Saturday, September 6, 2008

Really Big Oil

The Financial Times had a good story a while back on how the role of Western oil majors has been replaced by state-owned firms.  With reserves in places such as the North Sea in rapid decline, the new seven sisters, such as Gazprom, Petrobras, or PetroChina, are holding the largest viable reserves of oil and gas.  The failure of some of these firms to ramp up production due to political pressures has sparked a Political Peak Oil that's probably more responsible than Peak Oil for higher energy prices.  

Buffett's purchase of PetroChina was an early recognition of the these firms' investment potential.  Since then, Buffett has exited his position; but a fall in energy prices and political risk has given these companies an attractive valuation.  PetroChina's extensive refinery operations, along with state-set pricing, has lowered their margins, but the Russian companies are doing better business than ever.  Gazprom and Lukoil are trading at about a third off recent highs.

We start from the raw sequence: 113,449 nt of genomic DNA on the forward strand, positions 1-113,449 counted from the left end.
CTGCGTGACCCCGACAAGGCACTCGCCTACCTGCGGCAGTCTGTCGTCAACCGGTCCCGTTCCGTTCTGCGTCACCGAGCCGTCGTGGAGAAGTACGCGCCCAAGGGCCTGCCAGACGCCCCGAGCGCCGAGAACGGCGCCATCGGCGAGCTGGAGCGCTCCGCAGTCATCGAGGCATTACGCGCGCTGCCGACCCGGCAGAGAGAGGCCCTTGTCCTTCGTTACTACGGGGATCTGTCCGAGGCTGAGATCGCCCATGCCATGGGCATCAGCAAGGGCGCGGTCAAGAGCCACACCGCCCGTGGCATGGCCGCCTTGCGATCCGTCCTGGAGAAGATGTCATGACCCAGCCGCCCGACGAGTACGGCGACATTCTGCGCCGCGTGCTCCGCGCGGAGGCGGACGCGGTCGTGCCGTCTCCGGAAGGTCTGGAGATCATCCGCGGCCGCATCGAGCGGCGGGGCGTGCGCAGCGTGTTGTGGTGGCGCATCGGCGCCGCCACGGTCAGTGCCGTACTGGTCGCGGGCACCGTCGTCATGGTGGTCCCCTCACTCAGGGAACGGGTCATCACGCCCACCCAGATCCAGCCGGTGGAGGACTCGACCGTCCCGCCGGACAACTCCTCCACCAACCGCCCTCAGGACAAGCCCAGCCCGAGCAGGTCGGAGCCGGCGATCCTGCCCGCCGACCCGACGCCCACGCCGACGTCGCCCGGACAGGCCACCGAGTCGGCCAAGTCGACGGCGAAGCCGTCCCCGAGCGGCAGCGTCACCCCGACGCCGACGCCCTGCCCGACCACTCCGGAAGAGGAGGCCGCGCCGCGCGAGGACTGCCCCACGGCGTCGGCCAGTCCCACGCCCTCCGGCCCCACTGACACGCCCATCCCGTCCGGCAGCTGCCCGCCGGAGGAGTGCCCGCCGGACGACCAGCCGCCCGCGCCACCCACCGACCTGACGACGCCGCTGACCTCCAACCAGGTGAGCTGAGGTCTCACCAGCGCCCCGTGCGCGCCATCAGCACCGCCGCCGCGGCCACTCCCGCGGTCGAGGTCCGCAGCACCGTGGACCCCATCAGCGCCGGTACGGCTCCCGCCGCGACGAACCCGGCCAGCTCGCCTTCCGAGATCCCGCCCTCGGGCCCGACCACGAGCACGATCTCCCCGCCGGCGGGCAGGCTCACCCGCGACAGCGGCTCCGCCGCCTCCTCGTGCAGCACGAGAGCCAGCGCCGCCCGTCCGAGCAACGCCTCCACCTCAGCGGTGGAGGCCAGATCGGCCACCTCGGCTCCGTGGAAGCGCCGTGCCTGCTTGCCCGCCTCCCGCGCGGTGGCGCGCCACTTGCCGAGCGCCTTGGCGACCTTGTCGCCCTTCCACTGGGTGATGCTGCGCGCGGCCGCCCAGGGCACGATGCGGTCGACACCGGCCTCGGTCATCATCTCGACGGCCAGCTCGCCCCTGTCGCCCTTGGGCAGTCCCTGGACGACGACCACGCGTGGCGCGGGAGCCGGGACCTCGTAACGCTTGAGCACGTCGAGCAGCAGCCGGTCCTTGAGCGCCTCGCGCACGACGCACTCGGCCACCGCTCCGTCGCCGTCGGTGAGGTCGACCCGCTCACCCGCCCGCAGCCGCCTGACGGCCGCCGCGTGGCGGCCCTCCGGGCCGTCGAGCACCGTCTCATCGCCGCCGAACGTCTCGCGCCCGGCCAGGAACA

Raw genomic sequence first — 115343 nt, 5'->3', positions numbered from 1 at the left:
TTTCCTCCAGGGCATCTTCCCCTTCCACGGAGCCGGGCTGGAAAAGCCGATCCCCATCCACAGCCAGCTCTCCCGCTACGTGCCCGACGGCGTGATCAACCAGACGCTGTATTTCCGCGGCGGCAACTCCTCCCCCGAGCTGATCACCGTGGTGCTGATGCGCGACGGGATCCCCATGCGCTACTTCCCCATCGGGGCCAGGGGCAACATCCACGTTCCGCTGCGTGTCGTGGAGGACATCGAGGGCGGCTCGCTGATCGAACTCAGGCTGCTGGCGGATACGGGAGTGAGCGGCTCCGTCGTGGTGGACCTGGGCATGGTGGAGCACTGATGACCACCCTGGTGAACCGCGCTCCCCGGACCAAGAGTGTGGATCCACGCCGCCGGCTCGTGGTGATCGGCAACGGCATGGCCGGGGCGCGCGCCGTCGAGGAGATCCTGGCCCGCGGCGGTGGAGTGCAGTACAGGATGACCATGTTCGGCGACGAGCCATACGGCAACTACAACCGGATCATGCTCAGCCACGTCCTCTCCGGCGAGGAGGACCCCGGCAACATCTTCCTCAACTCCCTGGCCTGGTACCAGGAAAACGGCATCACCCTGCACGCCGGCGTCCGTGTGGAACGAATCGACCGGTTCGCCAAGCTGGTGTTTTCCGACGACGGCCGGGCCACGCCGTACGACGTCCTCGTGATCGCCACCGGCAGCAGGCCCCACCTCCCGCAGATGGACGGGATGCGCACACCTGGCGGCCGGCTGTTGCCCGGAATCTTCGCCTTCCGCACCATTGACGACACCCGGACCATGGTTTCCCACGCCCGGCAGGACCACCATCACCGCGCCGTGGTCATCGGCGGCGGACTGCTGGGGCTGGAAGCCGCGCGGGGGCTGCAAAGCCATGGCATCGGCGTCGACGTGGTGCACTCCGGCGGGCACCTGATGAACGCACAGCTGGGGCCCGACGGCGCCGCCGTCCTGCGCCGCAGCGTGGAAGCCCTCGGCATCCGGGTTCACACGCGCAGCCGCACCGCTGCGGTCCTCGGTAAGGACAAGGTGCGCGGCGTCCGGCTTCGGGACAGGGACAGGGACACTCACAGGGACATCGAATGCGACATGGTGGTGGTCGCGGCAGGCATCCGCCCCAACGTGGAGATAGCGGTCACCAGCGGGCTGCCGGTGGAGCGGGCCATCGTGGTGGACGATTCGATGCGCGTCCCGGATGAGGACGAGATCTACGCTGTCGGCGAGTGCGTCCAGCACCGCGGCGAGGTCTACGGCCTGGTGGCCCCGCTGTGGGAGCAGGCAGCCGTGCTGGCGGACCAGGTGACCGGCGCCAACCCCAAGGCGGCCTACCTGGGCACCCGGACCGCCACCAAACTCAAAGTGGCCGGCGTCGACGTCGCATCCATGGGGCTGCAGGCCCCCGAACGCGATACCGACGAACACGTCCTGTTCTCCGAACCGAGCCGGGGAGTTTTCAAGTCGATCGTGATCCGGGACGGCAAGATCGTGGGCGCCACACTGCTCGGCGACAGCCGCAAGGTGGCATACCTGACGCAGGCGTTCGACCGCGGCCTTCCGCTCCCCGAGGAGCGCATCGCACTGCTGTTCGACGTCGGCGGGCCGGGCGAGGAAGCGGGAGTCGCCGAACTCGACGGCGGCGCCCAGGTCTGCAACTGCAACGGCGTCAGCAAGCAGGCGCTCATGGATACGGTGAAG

Of course, there are a few concerns.   First, commodity prices are lower.  But these firms are a bargain even with lower oil and natural gas prices.  Second, there is political risk in investing in Russia.  Though this risk is considerable for a company such as Mechel (full disclosure: I am long MTL), it's hard to imagine companies as well connected as Gazprom or Lukoil taking another hit.  The war with Georgia, to the extent it matters at all, increases Russian energy grip over Europe.  Last, state-owned firms may be unlikely to invest in new production.  But current valuations compensates for low growth, and the Russians seem to know what they're doing.  

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